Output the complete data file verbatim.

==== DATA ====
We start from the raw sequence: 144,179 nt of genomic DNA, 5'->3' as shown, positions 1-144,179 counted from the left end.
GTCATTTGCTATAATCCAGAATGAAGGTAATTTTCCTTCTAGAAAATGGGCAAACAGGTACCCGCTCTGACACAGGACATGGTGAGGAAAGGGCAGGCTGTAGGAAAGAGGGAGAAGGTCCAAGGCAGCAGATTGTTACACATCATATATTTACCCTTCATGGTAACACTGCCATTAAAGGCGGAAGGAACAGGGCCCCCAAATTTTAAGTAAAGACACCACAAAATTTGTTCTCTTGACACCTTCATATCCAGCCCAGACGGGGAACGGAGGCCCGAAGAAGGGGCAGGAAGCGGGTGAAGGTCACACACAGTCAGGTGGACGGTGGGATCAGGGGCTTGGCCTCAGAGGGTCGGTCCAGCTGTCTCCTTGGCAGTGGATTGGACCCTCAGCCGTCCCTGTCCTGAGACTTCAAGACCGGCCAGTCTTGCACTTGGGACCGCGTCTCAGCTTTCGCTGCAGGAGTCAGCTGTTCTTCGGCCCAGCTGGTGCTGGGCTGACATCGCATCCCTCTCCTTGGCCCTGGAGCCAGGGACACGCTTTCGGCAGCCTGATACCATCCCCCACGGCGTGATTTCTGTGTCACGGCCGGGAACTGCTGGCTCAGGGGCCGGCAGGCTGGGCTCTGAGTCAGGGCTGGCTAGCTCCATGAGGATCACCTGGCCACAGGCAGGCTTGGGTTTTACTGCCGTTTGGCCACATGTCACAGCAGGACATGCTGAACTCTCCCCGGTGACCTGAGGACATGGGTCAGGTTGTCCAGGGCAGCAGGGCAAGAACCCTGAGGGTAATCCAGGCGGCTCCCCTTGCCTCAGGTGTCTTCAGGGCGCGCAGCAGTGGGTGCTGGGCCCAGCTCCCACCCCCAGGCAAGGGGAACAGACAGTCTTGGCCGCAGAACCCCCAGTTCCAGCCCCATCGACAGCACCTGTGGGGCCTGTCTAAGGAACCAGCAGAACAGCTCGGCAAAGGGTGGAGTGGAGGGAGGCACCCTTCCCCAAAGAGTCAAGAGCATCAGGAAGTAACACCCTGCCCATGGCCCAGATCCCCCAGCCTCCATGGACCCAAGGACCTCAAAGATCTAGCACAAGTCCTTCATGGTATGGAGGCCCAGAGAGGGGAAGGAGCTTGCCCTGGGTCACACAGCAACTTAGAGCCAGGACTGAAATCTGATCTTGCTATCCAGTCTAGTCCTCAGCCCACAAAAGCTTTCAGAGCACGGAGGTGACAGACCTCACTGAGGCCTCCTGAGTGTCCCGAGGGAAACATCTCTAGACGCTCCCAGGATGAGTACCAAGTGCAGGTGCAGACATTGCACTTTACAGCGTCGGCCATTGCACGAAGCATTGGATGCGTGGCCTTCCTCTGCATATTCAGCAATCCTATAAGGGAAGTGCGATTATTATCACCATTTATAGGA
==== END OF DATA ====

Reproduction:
We start from the raw sequence: 144,179 nt of genomic DNA, 5'->3' as shown, positions 1-144,179 counted from the left end.
GTCATTTGCTATAATCCAGAATGAAGGTAATTTTCCTTCTAGAAAATGGGCAAACAGGTACCCGCTCTGACACAGGACATGGTGAGGAAAGGGCAGGCTGTAGGAAAGAGGGAGAAGGTCCAAGGCAGCAGATTGTTACACATCATATATTTACCCTTCATGGTAACACTGCCATTAAAGGCGGAAGGAACAGGGCCCCCAAATTTTAAGTAAAGACACCACAAAATTTGTTCTCTTGACACCTTCATATCCAGCCCAGACGGGGAACGGAGGCCCGAAGAAGGGGCAGGAAGCGGGTGAAGGTCACACACAGTCAGGTGGACGGTGGGATCAGGGGCTTGGCCTCAGAGGGTCGGTCCAGCTGTCTCCTTGGCAGTGGATTGGACCCTCAGCCGTCCCTGTCCTGAGACTTCAAGACCGGCCAGTCTTGCACTTGGGACCGCGTCTCAGCTTTCGCTGCAGGAGTCAGCTGTTCTTCGGCCCAGCTGGTGCTGGGCTGACATCGCATCCCTCTCCTTGGCCCTGGAGCCAGGGACACGCTTTCGGCAGCCTGATACCATCCCCCACGGCGTGATTTCTGTGTCACGGCCGGGAACTGCTGGCTCAGGGGCCGGCAGGCTGGGCTCTGAGTCAGGGCTGGCTAGCTCCATGAGGATCACCTGGCCACAGGCAGGCTTGGGTTTTACTGCCGTTTGGCCACATGTCACAGCAGGACATGCTGAACTCTCCCCGGTGACCTGAGGACATGGGTCAGGTTGTCCAGGGCAGCAGGGCAAGAACCCTGAGGGTAATCCAGGCGGCTCCCCTTGCCTCAGGTGTCTTCAGGGCGCGCAGCAGTGGGTGCTGGGCCCAGCTCCCACCCCCAGGCAAGGGGAACAGACAGTCTTGGCCGCAGAACCCCCAGTTCCAGCCCCATCGACAGCACCTGTGGGGCCTGTCTAAGGAACCAGCAGAACAGCTCGGCAAAGGGTGGAGTGGAGGGAGGCACCCTTCCCCAAAGAGTCAAGAGCATCAGGAAGTAACACCCTGCCCATGGCCCAGATCCCCCAGCCTCCATGGACCCAAGGACCTCAAAGATCTAGCACAAGTCCTTCATGGTATGGAGGCCCAGAGAGGGGAAGGAGCTTGCCCTGGGTCACACAGCAACTTAGAGCCAGGACTGAAATCTGATCTTGCTATCCAGTCTAGTCCTCAGCCCACAAAAGCTTTCAGAGCACGGAGGTGACAGACCTCACTGAGGCCTCCTGAGTGTCCCGAGGGAAACATCTCTAGACGCTCCCAGGATGAGTACCAAGTGCAGGTGCAGACATTGCACTTTACAGCGTCGGCCATTGCACGAAGCATTGGATGCGTGGCCTTCCTCTGCATATTCAGCAATCCTATAAGGGAAGTGCGATTATTATCACCATTTATAGGA